• PramsohlerM.HackerJ.NeunerG.2012Freezing pattern and frost killing temperature of apple (Malus domestica) wood under controlled conditions and in natureTree Physiol.32819828

    • Search Google Scholar
    • Export Citation
  • QuammeH.A.1976Relationship of the low temperature exotherm to apple and pear production in North AmericaCan. J. Plant Sci.56493500

  • QuammeH.StushnoffC.WeiserC.J.1972The relationship of exotherms to cold injury in apple stem tissuesJ. Amer. Soc. Hort. Sci.97608613

  • QuammeH.WeiserC.J.StushnoffC.1973The mechanism of freezing injury in xylem of winter apple twigsPlant Physiol.51273277

  • QuammeH.HampsonC.2004Winter hardiness measurements on 15 new apple cultivarsJ. Amer. Pomol. Soc.5898107

  • RepoT.LappiJ.1989Estimation of standard error of impedance-estimated frost resistanceScand. J. For. Res.46774

  • RobinsonT.L.FazioG.AldwinckleH.S.HoyingS.A.RussoN.2006Field performance of Geneva apple rootstocks in the eastern USAScientific Works Lithuanian Inst. Hort. Lithuanian Univ. Agr.25181191

    • Search Google Scholar
    • Export Citation
  • RochetteP.BelangerG.CastonguayY.BootsmaA.MongrainD.2004Climate change and winter damage to fruit trees in eastern CanadaCan. J. Plant Sci.8411131125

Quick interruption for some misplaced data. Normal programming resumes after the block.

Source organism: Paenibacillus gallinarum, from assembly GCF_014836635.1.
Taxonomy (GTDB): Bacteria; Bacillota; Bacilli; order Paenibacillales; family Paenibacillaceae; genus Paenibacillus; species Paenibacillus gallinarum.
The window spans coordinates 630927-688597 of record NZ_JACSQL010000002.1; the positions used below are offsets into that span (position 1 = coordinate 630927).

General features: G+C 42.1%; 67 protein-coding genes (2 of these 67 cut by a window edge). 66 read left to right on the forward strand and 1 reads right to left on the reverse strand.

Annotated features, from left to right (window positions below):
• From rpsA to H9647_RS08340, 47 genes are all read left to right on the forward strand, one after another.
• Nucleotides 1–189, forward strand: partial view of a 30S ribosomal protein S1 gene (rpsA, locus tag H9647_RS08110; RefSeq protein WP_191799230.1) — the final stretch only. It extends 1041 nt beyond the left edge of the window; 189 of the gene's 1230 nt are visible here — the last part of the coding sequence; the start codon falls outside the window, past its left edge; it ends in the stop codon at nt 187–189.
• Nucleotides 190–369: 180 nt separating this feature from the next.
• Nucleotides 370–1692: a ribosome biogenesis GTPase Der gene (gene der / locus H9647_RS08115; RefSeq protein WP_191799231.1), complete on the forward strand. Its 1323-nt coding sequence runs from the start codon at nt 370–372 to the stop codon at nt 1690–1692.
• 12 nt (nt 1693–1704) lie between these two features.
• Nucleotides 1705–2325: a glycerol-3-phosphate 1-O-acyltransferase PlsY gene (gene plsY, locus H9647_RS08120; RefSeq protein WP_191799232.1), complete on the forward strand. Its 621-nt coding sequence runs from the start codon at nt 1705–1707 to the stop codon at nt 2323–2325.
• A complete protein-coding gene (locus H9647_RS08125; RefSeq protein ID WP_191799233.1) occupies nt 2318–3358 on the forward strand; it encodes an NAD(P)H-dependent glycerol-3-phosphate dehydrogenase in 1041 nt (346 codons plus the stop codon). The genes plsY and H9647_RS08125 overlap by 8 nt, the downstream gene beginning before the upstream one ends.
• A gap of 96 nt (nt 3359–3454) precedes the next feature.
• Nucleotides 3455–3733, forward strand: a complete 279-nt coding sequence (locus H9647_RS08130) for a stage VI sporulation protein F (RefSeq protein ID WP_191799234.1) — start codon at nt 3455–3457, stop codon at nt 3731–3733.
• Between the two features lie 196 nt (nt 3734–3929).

• Search Google Scholar
    • Export Citation
  • SimonsR.K.1970Phloem tissue development in response to freeze injury to trunks of apple treesJ. Amer. Soc. Hort. Sci.95182190

  • SteinmetzF.H.HilbornM.T.1938A histological evaluation of low temperature injury to apple trees. Univ. Maine Maine Agr. Expt. Sta. Res. Bul. 388

  • TaninoK.2012From lab to nature: Assessing injury in xylem parenchyma cellsTree Physiol.32815818

  • WarmundM.R.AutioW.R.BardenJ.A.CumminsJ.N.DomotoP.A.EmbreeC.G.GrangerR.L.MorrisonF.D.SchuppJ.R.YoungE.1996Blackheart injury in ‘Starkspur Supreme Delicious’ on 15 rootstocks in the 1984 NC-140 cooperative plantingFruit Var. J.505562

    • Search Google Scholar
    • Export Citation
  • WestwoodM.N.BjornstadH.O.1981Winter injury to apple cultivars as affected by growth regulators, weed control method, and rootstocksJ. Amer. Soc. Hort. Sci.106430432

    • Search Google Scholar
    • Export Citation
  • WildungD.K.WeiserC.J.PelletH.M.1973Cold hardiness of Malling clonal apple rootstocks under different conditions of winter soil coverCan. J. Plant Sci.53323329

    • Search Google Scholar
    • Export Citation

Article Information

Google Scholar

Related Content

Article Metrics

All Time Past Year Past 30 Days
Abstract Views 87 87 9
Full Text Views 49 49 2
PDF Downloads 25 25 2